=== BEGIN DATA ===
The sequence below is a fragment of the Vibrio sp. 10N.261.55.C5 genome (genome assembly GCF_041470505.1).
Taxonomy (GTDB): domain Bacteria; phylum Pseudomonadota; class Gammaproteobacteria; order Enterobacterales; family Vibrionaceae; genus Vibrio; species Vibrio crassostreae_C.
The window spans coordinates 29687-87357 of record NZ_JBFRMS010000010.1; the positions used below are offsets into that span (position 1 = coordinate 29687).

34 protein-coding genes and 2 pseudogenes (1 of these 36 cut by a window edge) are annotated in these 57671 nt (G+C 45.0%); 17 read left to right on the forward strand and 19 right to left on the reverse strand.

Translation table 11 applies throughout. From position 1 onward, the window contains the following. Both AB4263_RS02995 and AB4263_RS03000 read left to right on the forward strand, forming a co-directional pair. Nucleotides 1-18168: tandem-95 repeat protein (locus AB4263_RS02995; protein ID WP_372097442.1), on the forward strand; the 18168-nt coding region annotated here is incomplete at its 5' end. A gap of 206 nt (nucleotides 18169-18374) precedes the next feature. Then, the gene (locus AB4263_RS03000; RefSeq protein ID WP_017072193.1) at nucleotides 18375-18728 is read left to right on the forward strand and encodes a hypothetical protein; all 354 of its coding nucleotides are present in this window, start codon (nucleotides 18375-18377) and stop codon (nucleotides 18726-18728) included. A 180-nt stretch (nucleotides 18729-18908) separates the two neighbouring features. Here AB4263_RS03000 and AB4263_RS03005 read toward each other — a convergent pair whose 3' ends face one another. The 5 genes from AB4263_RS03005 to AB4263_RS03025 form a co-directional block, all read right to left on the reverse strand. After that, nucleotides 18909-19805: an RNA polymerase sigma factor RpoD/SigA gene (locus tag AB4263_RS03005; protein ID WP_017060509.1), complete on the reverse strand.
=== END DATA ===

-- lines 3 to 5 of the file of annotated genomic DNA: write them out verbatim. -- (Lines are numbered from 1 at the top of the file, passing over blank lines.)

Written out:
The window spans coordinates 29687-87357 of record NZ_JBFRMS010000010.1; the positions used below are offsets into that span (position 1 = coordinate 29687).

34 protein-coding genes and 2 pseudogenes (1 of these 36 cut by a window edge) are annotated in these 57671 nt (G+C 45.0%); 17 read left to right on the forward strand and 19 right to left on the reverse strand.

Translation table 11 applies throughout. From position 1 onward, the window contains the following. Both AB4263_RS02995 and AB4263_RS03000 read left to right on the forward strand, forming a co-directional pair. Nucleotides 1-18168: tandem-95 repeat protein (locus AB4263_RS02995; protein ID WP_372097442.1), on the forward strand; the 18168-nt coding region annotated here is incomplete at its 5' end. A gap of 206 nt (nucleotides 18169-18374) precedes the next feature. Then, the gene (locus AB4263_RS03000; RefSeq protein ID WP_017072193.1) at nucleotides 18375-18728 is read left to right on the forward strand and encodes a hypothetical protein; all 354 of its coding nucleotides are present in this window, start codon (nucleotides 18375-18377) and stop codon (nucleotides 18726-18728) included. A 180-nt stretch (nucleotides 18729-18908) separates the two neighbouring features. Here AB4263_RS03000 and AB4263_RS03005 read toward each other — a convergent pair whose 3' ends face one another. The 5 genes from AB4263_RS03005 to AB4263_RS03025 form a co-directional block, all read right to left on the reverse strand. After that, nucleotides 18909-19805: an RNA polymerase sigma factor RpoD/SigA gene (locus tag AB4263_RS03005; protein ID WP_017060509.1), complete on the reverse strand.